Chinese stocks posted a loss of - 10% in first quarter of 2020, distinctly better than their European counterparts (- 23%). Today, while the rest of the world continues to struggle with the COVID-19 epidemic, China’s economy rebuilds momentum.
Senior investment strategist Daniel Morris discusses the potential for further outperformance from Chinese stocks in 2020 with Caroline Yu Maurer, Head of Greater China Equities, and Chi Lo, Senior Economist for Greater China, both from our Hong Kong office.
Chi: In the first quarter of 2020 China’s GDP growth contracted by 6.8% on a year-on-year basis. This has thwarted the government’s goal of doubling real GDP in 2020 relative to the 2010 level. If Beijing still wants to achieve that goal, there will be tremendous pressure to implement aggressive monetary easing. There are signs this is underway.
China’s economic growth currently faces two major risks: a potential second wave of COVID-19 cases as the lockdown restrictions are lifted and a collapse in global demand due to the pandemic. Full-year 2020 growth is likely to range between 3% and 4%, but with risk to the downside, depending on the pandemic’s development.
For Europe and the US, if China’s experience in managing the health crisis is any guide, it takes at least 2 months from the start of the outbreak to flatten the pandemic’s growth curve.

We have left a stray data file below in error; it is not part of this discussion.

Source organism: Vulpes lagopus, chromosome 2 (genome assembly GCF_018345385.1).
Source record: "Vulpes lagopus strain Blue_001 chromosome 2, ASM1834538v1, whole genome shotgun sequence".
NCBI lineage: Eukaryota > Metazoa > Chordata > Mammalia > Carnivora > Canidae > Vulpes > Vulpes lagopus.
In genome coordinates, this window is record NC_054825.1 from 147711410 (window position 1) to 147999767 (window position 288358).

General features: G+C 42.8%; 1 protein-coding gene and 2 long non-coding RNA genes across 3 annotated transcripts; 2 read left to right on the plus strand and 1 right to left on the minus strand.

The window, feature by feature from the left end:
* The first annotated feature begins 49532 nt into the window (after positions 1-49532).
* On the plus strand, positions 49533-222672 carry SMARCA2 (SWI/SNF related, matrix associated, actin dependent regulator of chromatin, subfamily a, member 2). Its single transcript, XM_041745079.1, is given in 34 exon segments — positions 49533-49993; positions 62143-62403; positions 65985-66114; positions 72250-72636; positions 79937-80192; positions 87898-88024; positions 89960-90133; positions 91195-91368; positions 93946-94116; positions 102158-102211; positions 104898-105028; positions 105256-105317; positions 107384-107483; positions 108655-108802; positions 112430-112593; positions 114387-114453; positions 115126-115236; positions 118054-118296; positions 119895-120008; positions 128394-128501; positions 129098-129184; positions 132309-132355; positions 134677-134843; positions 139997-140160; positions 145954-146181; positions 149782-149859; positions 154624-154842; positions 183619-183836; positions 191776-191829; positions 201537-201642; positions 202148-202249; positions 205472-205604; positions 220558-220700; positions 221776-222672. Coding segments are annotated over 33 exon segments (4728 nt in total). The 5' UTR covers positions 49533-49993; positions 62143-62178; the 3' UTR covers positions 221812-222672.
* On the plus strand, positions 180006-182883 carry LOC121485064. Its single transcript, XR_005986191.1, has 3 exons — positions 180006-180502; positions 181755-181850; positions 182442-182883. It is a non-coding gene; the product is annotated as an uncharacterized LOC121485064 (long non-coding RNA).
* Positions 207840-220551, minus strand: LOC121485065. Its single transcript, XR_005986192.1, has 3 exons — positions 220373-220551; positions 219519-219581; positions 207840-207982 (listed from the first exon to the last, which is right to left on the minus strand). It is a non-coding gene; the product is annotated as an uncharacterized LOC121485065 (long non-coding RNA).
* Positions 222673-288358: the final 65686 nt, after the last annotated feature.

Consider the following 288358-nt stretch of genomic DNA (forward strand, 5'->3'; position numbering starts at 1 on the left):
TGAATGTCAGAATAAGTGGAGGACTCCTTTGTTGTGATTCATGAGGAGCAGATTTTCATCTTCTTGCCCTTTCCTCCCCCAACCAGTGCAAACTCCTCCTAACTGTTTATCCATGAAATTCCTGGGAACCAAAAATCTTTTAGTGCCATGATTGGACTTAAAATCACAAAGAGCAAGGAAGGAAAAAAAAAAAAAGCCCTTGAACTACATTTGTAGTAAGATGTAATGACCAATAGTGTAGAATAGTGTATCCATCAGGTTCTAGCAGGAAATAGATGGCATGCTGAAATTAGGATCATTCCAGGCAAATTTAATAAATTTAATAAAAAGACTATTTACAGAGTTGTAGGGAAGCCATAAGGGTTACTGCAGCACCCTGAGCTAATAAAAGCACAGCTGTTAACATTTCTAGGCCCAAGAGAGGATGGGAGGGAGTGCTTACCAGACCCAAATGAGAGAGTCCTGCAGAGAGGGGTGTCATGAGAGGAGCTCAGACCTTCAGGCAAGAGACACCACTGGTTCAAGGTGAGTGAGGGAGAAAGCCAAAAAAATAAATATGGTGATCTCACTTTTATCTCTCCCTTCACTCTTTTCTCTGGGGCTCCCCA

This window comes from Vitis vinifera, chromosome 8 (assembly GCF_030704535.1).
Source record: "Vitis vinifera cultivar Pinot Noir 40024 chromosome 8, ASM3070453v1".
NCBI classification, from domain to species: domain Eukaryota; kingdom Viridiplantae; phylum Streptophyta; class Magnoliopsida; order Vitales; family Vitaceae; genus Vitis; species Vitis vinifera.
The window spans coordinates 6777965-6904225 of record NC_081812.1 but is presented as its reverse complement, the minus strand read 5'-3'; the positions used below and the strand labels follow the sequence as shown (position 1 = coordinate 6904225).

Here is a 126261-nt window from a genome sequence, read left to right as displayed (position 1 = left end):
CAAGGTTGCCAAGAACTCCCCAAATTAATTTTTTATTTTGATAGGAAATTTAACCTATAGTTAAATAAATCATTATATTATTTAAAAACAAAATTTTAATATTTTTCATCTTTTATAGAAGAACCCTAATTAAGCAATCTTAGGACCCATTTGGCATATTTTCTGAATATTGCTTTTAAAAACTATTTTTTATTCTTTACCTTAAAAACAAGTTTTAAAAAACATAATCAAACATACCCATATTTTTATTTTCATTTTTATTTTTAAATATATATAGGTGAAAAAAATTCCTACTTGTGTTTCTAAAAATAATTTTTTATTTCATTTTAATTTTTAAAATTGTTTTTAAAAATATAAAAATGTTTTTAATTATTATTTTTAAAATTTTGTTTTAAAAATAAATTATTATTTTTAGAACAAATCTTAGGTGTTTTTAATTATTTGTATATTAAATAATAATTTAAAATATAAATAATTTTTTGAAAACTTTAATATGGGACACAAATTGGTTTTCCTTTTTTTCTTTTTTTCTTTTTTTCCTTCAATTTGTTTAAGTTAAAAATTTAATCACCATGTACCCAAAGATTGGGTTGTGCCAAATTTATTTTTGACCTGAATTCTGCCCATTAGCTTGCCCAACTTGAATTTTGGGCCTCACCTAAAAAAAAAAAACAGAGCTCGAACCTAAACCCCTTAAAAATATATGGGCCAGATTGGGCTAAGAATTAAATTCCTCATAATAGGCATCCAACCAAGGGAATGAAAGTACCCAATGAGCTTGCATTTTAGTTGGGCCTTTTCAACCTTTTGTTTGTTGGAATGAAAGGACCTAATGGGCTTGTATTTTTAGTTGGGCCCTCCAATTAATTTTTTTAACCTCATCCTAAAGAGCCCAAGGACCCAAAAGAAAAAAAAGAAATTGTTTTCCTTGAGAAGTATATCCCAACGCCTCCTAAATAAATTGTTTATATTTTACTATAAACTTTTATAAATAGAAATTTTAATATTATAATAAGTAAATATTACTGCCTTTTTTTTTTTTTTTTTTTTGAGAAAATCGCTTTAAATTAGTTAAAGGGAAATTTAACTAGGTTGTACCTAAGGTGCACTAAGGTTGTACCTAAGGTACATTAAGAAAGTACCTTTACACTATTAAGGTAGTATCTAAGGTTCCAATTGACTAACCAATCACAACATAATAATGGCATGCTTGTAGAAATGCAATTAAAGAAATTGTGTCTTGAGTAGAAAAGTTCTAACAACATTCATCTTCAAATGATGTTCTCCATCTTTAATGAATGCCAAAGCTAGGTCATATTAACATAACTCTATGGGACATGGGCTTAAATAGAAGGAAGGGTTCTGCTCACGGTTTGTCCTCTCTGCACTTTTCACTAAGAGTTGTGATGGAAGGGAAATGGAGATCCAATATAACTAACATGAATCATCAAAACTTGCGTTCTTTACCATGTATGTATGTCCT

The risk is that the US and Europe may need longer than China because it is unlikely that they and other countries would envisage employing the draconian lockdown measures implemented in China. All this underscores expectations for a sharp global growth slowdown in the coming months.
Chi: For China, we have seen the industrial sector get back to normal with almost 100% capacity utilisation. It has resumed at a faster pace than the service and consumer sectors where loss of employment and income means they are running below capacity at between 60-70% of their normal activity.
In the rest of the world, normalisation has yet to begin. In my view the pandemic has not yet peaked. There will still be a V-shaped rebound in growth in China, but given feeble aggregate demand the momentum of the rebound will not push China’s growth much beyond 3% year-on-year in 2020. A faster pace of growth would require Beijing to implement a significant package of monetary easing. I do not think China’s economy can get back to the pre-crisis level of growth in 2020.
Caroline: Due to the unprecedented natural of the current virus outbreak event globally, we do remain cautious during these challenging times and monitor the situation very closely. There is considerable uncertainty about the impact on corporate earnings in 2020. This means local expertise is even more important in providing focus on the market and explore opportunities amid heightened volatility.
To get on top of this unique situation, we focus on three key elements:
These factors drive our level of conviction on stocks. At the moment balance sheet strength is a particular focus as we need to be sure that the businesses in which we invest are not vulnerable to liquidity issues caused by plunging revenues following localised lockdowns.